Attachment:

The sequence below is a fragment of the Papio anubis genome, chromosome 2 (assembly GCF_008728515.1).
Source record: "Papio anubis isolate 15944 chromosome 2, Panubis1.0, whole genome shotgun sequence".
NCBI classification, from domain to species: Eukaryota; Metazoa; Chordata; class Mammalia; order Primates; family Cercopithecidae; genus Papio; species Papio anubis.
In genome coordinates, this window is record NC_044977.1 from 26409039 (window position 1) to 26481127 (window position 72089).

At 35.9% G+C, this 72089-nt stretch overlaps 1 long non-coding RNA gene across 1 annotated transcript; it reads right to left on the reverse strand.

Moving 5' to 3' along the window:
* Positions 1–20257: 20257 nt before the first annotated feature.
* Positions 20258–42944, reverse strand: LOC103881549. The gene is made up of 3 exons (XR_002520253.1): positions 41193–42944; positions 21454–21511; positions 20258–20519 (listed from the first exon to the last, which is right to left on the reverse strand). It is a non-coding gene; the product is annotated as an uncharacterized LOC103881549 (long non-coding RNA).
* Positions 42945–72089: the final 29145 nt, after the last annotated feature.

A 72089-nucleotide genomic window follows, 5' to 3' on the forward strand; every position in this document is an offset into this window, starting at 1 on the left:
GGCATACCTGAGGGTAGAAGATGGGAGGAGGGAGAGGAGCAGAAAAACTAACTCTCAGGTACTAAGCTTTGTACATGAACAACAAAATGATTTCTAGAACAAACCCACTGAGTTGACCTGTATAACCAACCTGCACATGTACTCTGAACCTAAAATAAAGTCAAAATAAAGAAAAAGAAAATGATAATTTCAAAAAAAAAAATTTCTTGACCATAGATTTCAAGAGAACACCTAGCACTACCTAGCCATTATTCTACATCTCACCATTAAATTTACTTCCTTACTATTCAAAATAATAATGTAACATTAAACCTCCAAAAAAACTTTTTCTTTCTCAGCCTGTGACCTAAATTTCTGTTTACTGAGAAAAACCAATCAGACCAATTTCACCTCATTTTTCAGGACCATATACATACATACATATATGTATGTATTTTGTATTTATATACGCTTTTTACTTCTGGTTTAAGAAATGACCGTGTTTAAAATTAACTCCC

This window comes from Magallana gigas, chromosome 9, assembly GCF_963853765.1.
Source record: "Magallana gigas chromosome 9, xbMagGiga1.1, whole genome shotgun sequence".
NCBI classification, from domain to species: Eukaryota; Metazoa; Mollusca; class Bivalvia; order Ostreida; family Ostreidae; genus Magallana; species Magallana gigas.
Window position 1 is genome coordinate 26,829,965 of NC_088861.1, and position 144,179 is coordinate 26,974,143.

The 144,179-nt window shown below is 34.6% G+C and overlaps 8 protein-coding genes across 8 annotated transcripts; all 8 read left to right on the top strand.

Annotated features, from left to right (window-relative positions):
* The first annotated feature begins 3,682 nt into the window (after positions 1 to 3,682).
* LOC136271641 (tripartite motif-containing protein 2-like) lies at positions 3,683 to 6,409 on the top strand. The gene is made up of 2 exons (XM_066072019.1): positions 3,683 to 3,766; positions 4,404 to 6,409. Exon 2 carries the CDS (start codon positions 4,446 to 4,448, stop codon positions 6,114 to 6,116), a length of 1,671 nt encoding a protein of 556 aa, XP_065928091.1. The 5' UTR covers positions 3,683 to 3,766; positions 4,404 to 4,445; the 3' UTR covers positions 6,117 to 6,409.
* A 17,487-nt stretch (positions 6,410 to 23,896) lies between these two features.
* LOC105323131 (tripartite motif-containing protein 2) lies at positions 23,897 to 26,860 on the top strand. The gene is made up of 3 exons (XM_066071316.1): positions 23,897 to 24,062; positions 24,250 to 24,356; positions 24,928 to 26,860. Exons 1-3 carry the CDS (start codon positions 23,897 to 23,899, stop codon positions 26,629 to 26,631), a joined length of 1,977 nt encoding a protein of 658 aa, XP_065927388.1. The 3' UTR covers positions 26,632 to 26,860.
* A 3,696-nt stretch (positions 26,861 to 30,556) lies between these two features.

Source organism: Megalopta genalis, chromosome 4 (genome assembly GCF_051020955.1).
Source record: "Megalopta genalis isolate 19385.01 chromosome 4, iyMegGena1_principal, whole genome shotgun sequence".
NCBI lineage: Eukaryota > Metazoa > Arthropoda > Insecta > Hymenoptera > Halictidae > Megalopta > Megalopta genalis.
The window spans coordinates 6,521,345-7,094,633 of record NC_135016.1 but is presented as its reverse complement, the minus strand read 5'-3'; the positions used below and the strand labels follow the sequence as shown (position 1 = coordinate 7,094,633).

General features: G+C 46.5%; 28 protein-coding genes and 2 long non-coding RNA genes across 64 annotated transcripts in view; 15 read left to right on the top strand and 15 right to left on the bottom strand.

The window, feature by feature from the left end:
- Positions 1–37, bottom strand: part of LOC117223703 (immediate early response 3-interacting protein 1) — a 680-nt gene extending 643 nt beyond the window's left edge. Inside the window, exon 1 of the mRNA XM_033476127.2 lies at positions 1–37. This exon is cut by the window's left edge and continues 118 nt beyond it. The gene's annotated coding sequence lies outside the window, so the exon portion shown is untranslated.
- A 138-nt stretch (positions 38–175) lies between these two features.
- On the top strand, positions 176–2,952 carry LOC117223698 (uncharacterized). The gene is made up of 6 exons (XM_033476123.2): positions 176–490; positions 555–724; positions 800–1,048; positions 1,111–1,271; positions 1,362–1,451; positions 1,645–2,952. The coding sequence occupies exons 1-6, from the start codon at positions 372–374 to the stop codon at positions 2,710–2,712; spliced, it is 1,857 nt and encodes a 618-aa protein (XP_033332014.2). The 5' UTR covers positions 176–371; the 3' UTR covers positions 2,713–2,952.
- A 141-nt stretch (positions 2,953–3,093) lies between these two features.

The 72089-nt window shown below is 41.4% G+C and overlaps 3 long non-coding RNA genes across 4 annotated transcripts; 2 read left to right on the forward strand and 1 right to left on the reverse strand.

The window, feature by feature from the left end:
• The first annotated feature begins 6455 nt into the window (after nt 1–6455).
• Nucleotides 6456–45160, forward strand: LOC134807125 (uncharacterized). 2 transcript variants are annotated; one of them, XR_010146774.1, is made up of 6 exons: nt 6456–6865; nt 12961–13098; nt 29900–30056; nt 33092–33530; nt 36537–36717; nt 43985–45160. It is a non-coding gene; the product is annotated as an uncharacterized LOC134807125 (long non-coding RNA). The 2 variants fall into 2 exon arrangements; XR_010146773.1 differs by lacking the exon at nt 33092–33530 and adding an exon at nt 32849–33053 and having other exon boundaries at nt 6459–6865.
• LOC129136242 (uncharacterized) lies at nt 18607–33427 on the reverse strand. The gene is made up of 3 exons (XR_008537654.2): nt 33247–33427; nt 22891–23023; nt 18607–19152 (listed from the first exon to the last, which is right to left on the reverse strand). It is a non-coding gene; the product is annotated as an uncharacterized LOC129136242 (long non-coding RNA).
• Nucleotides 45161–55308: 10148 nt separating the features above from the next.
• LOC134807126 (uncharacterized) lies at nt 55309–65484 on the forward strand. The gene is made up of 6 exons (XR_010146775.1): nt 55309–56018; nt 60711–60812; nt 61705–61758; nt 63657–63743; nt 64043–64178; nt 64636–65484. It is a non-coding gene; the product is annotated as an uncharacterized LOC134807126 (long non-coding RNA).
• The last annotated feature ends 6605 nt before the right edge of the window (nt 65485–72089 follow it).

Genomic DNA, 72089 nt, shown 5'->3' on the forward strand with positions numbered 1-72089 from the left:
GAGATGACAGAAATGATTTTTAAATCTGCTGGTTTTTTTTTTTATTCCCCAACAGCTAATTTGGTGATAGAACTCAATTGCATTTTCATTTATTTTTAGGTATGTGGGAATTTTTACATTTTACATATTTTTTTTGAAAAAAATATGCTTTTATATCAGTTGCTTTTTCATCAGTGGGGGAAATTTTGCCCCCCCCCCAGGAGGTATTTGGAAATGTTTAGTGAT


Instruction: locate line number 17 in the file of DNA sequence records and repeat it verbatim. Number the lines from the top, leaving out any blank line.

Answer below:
Annotated features, from left to right (window-relative positions):